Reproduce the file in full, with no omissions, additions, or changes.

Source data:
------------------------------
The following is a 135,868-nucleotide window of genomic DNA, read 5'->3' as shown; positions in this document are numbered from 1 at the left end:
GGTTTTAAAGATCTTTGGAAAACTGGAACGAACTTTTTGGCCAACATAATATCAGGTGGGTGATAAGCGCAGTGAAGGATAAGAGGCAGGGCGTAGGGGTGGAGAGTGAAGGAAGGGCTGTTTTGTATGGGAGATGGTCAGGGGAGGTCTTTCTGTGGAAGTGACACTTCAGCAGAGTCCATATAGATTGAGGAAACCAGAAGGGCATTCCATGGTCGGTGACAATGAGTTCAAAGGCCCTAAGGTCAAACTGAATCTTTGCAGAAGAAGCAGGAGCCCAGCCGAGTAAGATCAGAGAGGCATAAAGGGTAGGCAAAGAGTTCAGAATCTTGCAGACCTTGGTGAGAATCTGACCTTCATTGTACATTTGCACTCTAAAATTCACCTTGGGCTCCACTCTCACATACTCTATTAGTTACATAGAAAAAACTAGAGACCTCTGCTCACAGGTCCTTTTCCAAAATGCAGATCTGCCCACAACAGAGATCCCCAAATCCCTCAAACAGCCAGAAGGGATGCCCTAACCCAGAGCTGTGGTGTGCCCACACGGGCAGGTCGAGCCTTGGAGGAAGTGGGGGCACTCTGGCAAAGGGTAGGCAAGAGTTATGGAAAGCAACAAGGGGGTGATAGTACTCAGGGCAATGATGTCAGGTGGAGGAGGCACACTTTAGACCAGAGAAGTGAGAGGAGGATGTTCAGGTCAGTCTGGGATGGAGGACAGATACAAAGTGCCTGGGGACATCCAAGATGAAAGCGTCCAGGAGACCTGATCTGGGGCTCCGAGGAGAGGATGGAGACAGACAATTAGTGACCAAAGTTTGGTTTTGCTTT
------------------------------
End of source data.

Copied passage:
The following is a 135,868-nucleotide window of genomic DNA, read 5'->3' as shown; positions in this document are numbered from 1 at the left end:
GGTTTTAAAGATCTTTGGAAAACTGGAACGAACTTTTTGGCCAACATAATATCAGGTGGGTGATAAGCGCAGTGAAGGATAAGAGGCAGGGCGTAGGGGTGGAGAGTGAAGGAAGGGCTGTTTTGTATGGGAGATGGTCAGGGGAGGTCTTTCTGTGGAAGTGACACTTCAGCAGAGTCCATATAGATTGAGGAAACCAGAAGGGCATTCCATGGTCGGTGACAATGAGTTCAAAGGCCCTAAGGTCAAACTGAATCTTTGCAGAAGAAGCAGGAGCCCAGCCGAGTAAGATCAGAGAGGCATAAAGGGTAGGCAAAGAGTTCAGAATCTTGCAGACCTTGGTGAGAATCTGACCTTCATTGTACATTTGCACTCTAAAATTCACCTTGGGCTCCACTCTCACATACTCTATTAGTTACATAGAAAAAACTAGAGACCTCTGCTCACAGGTCCTTTTCCAAAATGCAGATCTGCCCACAACAGAGATCCCCAAATCCCTCAAACAGCCAGAAGGGATGCCCTAACCCAGAGCTGTGGTGTGCCCACACGGGCAGGTCGAGCCTTGGAGGAAGTGGGGGCACTCTGGCAAAGGGTAGGCAAGAGTTATGGAAAGCAACAAGGGGGTGATAGTACTCAGGGCAATGATGTCAGGTGGAGGAGGCACACTTTAGACCAGAGAAGTGAGAGGAGGATGTTCAGGTCAGTCTGGGATGGAGGACAGATACAAAGTGCCTGGGGACATCCAAGATGAAAGCGTCCAGGAGACCTGATCTGGGGCTCCGAGGAGAGGATGGAGACAGACAATTAGTGACCAAAGTTTGGTTTTGCTTT